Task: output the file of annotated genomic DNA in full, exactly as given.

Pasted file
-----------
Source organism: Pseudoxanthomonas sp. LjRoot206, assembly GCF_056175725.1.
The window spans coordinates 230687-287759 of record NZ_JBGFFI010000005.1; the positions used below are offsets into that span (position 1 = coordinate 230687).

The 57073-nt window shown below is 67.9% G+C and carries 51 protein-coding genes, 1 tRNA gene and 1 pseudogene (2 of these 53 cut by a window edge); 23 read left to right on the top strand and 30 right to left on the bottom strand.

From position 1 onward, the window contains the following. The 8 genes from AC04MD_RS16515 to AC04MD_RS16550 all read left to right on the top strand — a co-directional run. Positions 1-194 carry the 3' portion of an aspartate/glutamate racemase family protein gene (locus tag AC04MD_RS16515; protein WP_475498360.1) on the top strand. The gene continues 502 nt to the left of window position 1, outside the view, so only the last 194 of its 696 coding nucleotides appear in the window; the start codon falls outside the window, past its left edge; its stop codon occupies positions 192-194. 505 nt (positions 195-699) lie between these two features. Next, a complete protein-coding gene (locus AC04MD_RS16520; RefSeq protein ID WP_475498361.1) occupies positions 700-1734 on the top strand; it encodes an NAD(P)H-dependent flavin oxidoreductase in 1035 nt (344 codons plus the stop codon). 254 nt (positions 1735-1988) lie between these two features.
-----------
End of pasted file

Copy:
Source organism: Pseudoxanthomonas sp. LjRoot206, assembly GCF_056175725.1.
The window spans coordinates 230687-287759 of record NZ_JBGFFI010000005.1; the positions used below are offsets into that span (position 1 = coordinate 230687).

The 57073-nt window shown below is 67.9% G+C and carries 51 protein-coding genes, 1 tRNA gene and 1 pseudogene (2 of these 53 cut by a window edge); 23 read left to right on the top strand and 30 right to left on the bottom strand.

From position 1 onward, the window contains the following. The 8 genes from AC04MD_RS16515 to AC04MD_RS16550 all read left to right on the top strand — a co-directional run. Positions 1-194 carry the 3' portion of an aspartate/glutamate racemase family protein gene (locus tag AC04MD_RS16515; protein WP_475498360.1) on the top strand. The gene continues 502 nt to the left of window position 1, outside the view, so only the last 194 of its 696 coding nucleotides appear in the window; the start codon falls outside the window, past its left edge; its stop codon occupies positions 192-194. 505 nt (positions 195-699) lie between these two features. Next, a complete protein-coding gene (locus AC04MD_RS16520; RefSeq protein ID WP_475498361.1) occupies positions 700-1734 on the top strand; it encodes an NAD(P)H-dependent flavin oxidoreductase in 1035 nt (344 codons plus the stop codon). 254 nt (positions 1735-1988) lie between these two features.